Low vitamin D levels are something you want to avoid. That’s because vitamin D is used by your body for many things.
Vitamin D in the body
- Most important of all, vitamin D is used by your body to absorb calcium and phosphorus from food. Low vitamin D levels mean weak bones and teeth. Older adults with osteoporosis should take a daily dose of vitamin D and calcium to help prevent fractures.
- Vitamin D supports your muscles. For the elderly, stronger muscles help to reduce falls.
- Vitamin D also helps your nerves and immune system.
What low vitamin D levels can cause
- Slow Wound Healing If you have low levels, you’ll find that any wounds you have aren’t healing as fast as they should.
- Osteoporosis This disease affects a third of women between the ages of 60 and 70 and two thirds of women 80 or older. If you have low vitamin D levels, your body cannot properly absorb the minerals that it needs to keep your bones strong.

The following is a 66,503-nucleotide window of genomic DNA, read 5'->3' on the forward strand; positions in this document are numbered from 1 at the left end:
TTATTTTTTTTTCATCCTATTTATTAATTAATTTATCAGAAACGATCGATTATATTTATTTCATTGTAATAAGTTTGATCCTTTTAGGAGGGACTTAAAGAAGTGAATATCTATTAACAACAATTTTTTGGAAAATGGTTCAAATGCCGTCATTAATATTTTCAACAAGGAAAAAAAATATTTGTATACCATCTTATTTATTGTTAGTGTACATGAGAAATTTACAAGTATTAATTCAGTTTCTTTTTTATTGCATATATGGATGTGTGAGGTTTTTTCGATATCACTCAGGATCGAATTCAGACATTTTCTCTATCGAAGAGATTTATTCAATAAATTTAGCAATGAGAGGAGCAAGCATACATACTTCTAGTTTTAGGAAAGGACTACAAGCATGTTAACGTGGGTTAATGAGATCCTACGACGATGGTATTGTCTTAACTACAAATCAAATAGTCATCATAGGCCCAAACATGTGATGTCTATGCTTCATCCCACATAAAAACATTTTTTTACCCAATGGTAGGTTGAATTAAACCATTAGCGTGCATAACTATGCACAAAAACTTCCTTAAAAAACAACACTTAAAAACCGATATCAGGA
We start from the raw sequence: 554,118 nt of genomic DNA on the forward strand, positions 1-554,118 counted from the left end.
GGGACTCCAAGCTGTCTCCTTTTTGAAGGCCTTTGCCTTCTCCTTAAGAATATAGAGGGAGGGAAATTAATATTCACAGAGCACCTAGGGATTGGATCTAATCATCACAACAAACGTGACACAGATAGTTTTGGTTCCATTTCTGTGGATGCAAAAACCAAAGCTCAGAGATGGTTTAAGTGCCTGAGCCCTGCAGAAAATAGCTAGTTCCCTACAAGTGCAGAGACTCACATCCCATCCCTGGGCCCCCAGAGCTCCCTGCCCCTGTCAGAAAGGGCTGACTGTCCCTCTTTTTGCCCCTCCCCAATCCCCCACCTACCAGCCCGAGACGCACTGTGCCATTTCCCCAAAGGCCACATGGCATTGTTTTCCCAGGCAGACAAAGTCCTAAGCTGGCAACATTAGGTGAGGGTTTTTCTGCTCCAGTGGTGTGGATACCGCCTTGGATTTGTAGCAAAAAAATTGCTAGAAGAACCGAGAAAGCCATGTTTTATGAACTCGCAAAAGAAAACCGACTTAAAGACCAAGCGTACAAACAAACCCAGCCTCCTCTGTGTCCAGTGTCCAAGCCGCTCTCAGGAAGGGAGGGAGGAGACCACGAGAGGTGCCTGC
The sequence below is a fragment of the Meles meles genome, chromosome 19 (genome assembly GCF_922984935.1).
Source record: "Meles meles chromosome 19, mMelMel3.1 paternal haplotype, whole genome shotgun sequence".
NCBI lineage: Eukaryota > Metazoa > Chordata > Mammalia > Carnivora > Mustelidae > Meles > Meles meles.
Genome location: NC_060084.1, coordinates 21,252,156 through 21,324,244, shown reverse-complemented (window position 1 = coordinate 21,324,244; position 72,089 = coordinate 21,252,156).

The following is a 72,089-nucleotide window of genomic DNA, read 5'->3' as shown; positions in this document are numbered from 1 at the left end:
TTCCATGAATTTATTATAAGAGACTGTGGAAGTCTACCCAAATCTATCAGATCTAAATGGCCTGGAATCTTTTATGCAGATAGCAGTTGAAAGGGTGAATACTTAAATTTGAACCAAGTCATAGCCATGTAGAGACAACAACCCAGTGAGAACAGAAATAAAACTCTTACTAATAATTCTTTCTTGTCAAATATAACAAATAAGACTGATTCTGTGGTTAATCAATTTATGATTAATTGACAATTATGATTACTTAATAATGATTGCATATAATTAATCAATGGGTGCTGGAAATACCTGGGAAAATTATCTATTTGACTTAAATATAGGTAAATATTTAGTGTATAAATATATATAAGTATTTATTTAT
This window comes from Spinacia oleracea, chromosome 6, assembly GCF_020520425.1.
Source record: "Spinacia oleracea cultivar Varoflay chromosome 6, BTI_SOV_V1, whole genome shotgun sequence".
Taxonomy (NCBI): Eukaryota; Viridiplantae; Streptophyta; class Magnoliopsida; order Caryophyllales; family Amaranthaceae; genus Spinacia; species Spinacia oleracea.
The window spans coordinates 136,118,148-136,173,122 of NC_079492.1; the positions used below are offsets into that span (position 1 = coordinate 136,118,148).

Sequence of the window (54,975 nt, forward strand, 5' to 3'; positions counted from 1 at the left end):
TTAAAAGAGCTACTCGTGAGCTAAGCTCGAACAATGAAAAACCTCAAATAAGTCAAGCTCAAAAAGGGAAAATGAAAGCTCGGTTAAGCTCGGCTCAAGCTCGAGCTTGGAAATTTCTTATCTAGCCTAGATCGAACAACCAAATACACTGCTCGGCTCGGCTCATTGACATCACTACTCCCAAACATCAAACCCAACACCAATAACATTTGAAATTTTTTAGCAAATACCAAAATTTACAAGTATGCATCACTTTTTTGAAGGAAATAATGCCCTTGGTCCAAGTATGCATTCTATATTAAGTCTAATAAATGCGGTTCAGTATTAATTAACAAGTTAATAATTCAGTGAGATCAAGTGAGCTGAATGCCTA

- Muscle Pain People with low vitamin D levels often have pain and weakness in their muscles. Weak muscles in older people especially is dangerous as this means that they have a greater chance of falling.
- Osteomalacia If your levels are low for a long time, your bones will not be able to repair themselves. They may become soft. This can lead to breaks and other problems.
Who needs to watch out?
- People with Inflammatory bowel disease (IBD), celiac disease and cystic fibrosis. These conditions affect your gut and make it harder for you to absorb fat. Your body needs fat to use vitamin D. Ask your doctor about supplements to keep your vitamin D levels up.
- People who are obese are more likely to have low vitamin D levels. The extra fat under the skin retains more of the vitamin and changes the way it goes into your blood.
Good sources of vitamin D
According to the U.S. National Institutes of Health, vitamin D concentrations of 50 nmol/L (nanomoles per liter) or higher are considered to be high enough for overall health.
What are good sources of vitamin D?
Here are some sources you can consider:
- sunshine on your skin
- eggs, fatty fish
- fortified foods like milk and cereal.
- vitamin D supplements: the recommendations from the Endocrine Society are 1,500 to 2,000 IU of vitamin D per day for adults and 600 to 1,000 IU for children and teenagers.